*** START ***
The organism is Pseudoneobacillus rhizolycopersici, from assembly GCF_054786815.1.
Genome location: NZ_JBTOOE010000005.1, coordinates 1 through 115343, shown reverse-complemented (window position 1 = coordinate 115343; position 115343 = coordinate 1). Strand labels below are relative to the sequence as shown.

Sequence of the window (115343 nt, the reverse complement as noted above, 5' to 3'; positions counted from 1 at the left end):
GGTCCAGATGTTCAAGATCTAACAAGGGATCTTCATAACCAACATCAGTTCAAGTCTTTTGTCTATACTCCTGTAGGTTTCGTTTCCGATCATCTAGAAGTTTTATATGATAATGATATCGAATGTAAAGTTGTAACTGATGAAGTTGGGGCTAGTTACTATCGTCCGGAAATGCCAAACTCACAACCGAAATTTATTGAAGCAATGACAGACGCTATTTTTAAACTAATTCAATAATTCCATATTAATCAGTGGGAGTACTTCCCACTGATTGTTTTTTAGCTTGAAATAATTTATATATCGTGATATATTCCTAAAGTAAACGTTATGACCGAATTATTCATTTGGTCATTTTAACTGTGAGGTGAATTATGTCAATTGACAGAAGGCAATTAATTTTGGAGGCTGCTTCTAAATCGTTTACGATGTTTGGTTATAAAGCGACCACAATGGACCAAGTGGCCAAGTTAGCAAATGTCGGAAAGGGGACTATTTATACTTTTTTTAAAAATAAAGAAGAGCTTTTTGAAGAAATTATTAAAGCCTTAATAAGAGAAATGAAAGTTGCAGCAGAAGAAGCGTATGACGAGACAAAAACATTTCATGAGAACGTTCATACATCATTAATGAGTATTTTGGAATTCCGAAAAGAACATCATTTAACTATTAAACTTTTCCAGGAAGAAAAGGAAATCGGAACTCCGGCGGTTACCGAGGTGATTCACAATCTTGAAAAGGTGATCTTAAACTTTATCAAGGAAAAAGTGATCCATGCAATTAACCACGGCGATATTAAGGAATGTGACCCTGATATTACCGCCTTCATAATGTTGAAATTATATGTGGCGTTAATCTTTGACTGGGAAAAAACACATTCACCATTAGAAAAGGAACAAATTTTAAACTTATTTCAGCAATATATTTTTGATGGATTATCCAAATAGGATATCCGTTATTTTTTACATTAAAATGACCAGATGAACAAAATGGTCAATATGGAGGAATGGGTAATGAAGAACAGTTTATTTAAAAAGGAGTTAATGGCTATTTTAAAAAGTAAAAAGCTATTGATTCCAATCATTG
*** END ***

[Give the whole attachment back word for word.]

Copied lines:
The organism is Pseudoneobacillus rhizolycopersici, from assembly GCF_054786815.1.
Genome location: NZ_JBTOOE010000005.1, coordinates 1 through 115343, shown reverse-complemented (window position 1 = coordinate 115343; position 115343 = coordinate 1). Strand labels below are relative to the sequence as shown.

Sequence of the window (115343 nt, the reverse complement as noted above, 5' to 3'; positions counted from 1 at the left end):
GGTCCAGATGTTCAAGATCTAACAAGGGATCTTCATAACCAACATCAGTTCAAGTCTTTTGTCTATACTCCTGTAGGTTTCGTTTCCGATCATCTAGAAGTTTTATATGATAATGATATCGAATGTAAAGTTGTAACTGATGAAGTTGGGGCTAGTTACTATCGTCCGGAAATGCCAAACTCACAACCGAAATTTATTGAAGCAATGACAGACGCTATTTTTAAACTAATTCAATAATTCCATATTAATCAGTGGGAGTACTTCCCACTGATTGTTTTTTAGCTTGAAATAATTTATATATCGTGATATATTCCTAAAGTAAACGTTATGACCGAATTATTCATTTGGTCATTTTAACTGTGAGGTGAATTATGTCAATTGACAGAAGGCAATTAATTTTGGAGGCTGCTTCTAAATCGTTTACGATGTTTGGTTATAAAGCGACCACAATGGACCAAGTGGCCAAGTTAGCAAATGTCGGAAAGGGGACTATTTATACTTTTTTTAAAAATAAAGAAGAGCTTTTTGAAGAAATTATTAAAGCCTTAATAAGAGAAATGAAAGTTGCAGCAGAAGAAGCGTATGACGAGACAAAAACATTTCATGAGAACGTTCATACATCATTAATGAGTATTTTGGAATTCCGAAAAGAACATCATTTAACTATTAAACTTTTCCAGGAAGAAAAGGAAATCGGAACTCCGGCGGTTACCGAGGTGATTCACAATCTTGAAAAGGTGATCTTAAACTTTATCAAGGAAAAAGTGATCCATGCAATTAACCACGGCGATATTAAGGAATGTGACCCTGATATTACCGCCTTCATAATGTTGAAATTATATGTGGCGTTAATCTTTGACTGGGAAAAAACACATTCACCATTAGAAAAGGAACAAATTTTAAACTTATTTCAGCAATATATTTTTGATGGATTATCCAAATAGGATATCCGTTATTTTTTACATTAAAATGACCAGATGAACAAAATGGTCAATATGGAGGAATGGGTAATGAAGAACAGTTTATTTAAAAAGGAGTTAATGGCTATTTTAAAAAGTAAAAAGCTATTGATTCCAATCATTG